Burma

Ma Ba Tha Supporters Protest Against Rangoon Chief Minister

By The Irrawaddy 6 July 2016

RANGOON — Nearly a dozen Buddhist nationalists loyal to Ma Ba Tha gathered outside Rangoon International Airport to await the arrival of the Rangoon Division Chief Minister Phyo Min Thein from Singapore on Wednesday evening.

The group was there to protest the chief minister’s recent criticism of the Association for the Protection of Race and Religion, popularly known by the Burmese language acronym Ma Ba Tha.

At a meeting with the Burmese community in Singapore on Sunday, the chief minister had said the Buddhist ultra-nationalist group was “not necessary, because we’ve already got the State Sangha Maha Nayaka Committee”—the clerical council that oversees monastic discipline in Burma, whose members are appointed by the government.

The video file of the meeting went viral on Facebook, attracting diverse reactions.

The protesters at the airport held placards condemning the chief minister’s comments.

“We believe Ma Ba Tha should exist because they are the guardians of Buddhism,” said one of the protesters.

“We are not Ma Ba Tha members but we believe in Ma Ba Tha,” she added.

Phyo Min Thein’s convoy was welcomed at the airport by members of the ruling National League for Democracy. As he rolled down the car window to greet them, journalists on the scene asked him to comment on the nationalists’ protest. His response echoed the sentiments he shared in Singapore: “We don’t need  Ma Ba Tha.”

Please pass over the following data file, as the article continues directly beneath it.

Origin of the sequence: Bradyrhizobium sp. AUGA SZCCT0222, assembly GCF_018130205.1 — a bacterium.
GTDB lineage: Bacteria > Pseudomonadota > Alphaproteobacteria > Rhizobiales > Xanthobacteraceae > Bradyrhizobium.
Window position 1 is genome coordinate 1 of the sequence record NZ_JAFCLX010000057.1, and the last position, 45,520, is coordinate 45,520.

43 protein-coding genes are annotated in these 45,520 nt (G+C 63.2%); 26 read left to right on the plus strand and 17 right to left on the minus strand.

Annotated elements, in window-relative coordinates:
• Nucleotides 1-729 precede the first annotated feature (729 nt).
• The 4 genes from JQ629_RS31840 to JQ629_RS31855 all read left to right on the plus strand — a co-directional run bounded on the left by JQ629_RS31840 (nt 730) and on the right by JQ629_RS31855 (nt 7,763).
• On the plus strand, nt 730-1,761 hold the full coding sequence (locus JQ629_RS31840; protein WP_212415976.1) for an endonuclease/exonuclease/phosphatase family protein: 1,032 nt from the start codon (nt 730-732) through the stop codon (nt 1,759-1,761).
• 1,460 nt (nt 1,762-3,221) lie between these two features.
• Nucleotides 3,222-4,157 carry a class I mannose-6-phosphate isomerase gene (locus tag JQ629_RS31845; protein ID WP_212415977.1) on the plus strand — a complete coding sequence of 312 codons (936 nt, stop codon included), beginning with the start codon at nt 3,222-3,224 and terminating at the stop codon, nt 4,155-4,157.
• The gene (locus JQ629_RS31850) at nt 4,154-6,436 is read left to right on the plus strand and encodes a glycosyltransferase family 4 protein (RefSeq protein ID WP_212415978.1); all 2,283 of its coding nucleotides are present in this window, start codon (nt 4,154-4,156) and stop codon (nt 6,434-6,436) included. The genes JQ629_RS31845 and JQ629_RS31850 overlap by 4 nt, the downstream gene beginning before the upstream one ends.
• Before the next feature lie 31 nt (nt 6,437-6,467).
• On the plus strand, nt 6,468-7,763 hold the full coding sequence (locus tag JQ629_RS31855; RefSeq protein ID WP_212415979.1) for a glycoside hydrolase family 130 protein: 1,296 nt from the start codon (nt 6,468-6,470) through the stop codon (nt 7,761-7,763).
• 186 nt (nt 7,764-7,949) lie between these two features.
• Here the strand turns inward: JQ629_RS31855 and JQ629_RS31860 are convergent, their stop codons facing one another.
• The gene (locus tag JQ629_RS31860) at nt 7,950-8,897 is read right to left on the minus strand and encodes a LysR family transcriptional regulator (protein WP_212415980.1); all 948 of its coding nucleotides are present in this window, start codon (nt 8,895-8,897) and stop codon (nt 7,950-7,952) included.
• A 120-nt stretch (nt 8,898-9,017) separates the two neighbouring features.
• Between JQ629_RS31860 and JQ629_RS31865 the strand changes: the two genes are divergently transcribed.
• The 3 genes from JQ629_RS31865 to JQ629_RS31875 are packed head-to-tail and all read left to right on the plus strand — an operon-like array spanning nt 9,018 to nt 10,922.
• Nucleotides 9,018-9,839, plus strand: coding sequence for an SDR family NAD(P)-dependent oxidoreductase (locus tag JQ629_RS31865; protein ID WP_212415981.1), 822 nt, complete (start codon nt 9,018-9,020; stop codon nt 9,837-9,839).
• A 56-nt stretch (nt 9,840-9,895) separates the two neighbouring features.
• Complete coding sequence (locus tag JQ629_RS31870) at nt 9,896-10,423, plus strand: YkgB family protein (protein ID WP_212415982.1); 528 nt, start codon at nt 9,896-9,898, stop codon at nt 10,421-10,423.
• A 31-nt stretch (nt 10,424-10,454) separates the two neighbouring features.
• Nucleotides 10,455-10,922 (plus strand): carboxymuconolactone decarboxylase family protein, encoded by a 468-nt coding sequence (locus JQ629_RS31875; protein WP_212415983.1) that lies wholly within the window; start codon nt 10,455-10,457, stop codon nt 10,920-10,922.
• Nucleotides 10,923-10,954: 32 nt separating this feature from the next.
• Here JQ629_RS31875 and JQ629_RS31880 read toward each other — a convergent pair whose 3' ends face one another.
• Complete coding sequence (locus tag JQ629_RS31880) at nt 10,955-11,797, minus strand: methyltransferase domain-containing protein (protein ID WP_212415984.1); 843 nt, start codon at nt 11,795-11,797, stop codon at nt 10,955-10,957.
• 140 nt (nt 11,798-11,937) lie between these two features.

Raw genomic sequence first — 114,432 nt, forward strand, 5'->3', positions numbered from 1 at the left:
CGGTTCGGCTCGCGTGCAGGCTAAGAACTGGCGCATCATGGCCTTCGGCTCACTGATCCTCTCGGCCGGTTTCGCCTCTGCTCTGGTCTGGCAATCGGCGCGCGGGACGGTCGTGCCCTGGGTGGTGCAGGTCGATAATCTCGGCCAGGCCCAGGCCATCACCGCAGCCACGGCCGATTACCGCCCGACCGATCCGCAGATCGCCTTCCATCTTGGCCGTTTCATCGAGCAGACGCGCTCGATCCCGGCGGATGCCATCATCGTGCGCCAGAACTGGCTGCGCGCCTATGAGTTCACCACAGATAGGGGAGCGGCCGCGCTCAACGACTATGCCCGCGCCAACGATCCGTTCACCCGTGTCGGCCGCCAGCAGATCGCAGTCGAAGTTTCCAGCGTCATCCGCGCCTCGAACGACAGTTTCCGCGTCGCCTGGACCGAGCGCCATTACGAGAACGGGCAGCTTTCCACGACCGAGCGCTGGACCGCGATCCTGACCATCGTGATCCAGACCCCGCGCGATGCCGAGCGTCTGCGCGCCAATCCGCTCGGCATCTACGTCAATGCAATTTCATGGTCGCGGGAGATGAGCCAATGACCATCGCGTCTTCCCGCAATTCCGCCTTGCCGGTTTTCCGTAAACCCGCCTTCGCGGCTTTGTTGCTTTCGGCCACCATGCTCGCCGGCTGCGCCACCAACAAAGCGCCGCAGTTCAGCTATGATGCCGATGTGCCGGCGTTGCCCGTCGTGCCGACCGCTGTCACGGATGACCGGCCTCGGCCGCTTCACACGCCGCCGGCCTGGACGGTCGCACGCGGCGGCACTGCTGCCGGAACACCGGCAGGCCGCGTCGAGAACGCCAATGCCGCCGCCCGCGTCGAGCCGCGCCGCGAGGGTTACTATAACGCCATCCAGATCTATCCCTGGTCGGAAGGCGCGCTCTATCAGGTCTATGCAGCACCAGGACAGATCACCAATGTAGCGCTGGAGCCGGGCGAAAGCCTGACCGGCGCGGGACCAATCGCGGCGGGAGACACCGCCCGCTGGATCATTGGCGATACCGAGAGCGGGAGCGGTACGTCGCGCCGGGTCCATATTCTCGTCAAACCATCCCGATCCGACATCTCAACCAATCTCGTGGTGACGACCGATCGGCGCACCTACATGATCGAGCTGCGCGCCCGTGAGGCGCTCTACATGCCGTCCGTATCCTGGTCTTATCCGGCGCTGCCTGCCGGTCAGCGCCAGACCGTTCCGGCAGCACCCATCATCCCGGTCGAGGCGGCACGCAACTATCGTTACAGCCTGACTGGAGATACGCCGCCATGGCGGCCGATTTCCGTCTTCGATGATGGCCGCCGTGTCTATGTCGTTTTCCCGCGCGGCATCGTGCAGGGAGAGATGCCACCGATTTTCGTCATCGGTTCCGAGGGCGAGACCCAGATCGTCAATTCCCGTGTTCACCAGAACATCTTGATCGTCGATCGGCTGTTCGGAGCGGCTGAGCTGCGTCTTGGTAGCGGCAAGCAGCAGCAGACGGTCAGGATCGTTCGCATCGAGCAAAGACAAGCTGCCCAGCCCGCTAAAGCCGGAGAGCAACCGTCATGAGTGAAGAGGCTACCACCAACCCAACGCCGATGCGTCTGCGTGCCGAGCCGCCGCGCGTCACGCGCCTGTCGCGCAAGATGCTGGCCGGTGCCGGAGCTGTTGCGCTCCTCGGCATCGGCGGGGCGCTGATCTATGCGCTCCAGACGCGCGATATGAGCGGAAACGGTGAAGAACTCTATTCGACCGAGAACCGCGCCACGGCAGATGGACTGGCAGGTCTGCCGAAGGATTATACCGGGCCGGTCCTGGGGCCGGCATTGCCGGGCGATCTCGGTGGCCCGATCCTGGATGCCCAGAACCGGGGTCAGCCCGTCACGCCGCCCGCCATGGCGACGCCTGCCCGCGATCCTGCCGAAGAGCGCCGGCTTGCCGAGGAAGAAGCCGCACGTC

Ma Ba Tha, which is led by conservative monks, has an extensive network of branches across the country. Since it was founded in 2014, the group has garnered international notoriety for its hardline anti-Muslim stance, which frequently spills into hate speech.

Last year, the group successfully lobbied for the passing of a set of four “Protection of Race and Religion” laws—imposing restrictions on religious conversion, polygamy, interfaith marriage and childbirth—which rights groups have slammed for discriminating against women and religious minorities.

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